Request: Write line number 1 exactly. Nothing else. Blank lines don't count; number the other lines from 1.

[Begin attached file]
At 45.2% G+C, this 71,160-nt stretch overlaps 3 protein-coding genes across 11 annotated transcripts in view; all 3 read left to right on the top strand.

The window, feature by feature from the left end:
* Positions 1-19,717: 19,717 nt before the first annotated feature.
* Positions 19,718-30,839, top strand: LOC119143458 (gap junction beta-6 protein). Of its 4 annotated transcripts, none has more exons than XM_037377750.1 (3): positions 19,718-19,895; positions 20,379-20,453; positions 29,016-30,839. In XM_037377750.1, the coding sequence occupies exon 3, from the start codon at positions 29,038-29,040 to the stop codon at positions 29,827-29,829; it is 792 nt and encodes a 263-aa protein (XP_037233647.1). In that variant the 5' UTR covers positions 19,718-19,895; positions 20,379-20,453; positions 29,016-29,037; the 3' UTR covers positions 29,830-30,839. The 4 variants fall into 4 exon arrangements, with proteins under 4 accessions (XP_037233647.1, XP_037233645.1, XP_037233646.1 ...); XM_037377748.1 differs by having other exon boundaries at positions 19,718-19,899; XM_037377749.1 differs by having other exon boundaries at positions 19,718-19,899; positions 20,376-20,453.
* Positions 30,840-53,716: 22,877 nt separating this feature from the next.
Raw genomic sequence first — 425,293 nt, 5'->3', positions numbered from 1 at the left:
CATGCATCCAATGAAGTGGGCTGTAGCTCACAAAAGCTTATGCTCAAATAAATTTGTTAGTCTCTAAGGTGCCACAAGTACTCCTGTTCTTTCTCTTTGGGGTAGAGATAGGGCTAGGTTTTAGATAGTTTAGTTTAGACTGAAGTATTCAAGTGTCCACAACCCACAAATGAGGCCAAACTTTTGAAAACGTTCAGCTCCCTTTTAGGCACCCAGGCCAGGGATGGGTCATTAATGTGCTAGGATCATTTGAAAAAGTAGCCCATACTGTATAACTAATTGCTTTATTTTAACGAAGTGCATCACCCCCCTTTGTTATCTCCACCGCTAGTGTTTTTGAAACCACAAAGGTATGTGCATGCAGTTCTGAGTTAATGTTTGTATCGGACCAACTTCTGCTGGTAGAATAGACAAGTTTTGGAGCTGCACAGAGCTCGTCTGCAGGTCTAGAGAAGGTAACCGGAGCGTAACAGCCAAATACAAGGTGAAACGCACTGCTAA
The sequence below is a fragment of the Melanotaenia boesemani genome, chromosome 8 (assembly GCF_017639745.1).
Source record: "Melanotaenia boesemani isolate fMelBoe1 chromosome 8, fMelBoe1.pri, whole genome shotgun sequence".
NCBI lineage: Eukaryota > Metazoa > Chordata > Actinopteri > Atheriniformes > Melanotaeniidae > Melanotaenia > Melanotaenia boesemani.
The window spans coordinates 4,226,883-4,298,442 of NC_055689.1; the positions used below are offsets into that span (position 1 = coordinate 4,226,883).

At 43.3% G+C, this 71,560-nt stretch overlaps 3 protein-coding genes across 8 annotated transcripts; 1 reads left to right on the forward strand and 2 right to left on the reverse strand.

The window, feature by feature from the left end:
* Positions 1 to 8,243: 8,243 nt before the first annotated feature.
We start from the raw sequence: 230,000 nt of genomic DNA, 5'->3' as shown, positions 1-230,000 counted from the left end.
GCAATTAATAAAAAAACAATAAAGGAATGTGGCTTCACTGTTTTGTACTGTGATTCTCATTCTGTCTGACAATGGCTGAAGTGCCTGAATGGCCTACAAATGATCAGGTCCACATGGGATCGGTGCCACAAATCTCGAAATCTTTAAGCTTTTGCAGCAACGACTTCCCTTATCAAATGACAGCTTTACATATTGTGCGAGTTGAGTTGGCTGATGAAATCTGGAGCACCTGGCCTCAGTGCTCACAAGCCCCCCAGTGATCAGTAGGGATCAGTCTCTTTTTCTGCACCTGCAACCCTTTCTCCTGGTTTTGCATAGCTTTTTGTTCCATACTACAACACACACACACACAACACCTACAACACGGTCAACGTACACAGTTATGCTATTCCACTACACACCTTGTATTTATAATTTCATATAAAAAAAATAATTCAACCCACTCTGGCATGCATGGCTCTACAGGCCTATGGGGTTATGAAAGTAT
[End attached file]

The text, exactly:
At 45.2% G+C, this 71,160-nt stretch overlaps 3 protein-coding genes across 11 annotated transcripts in view; all 3 read left to right on the top strand.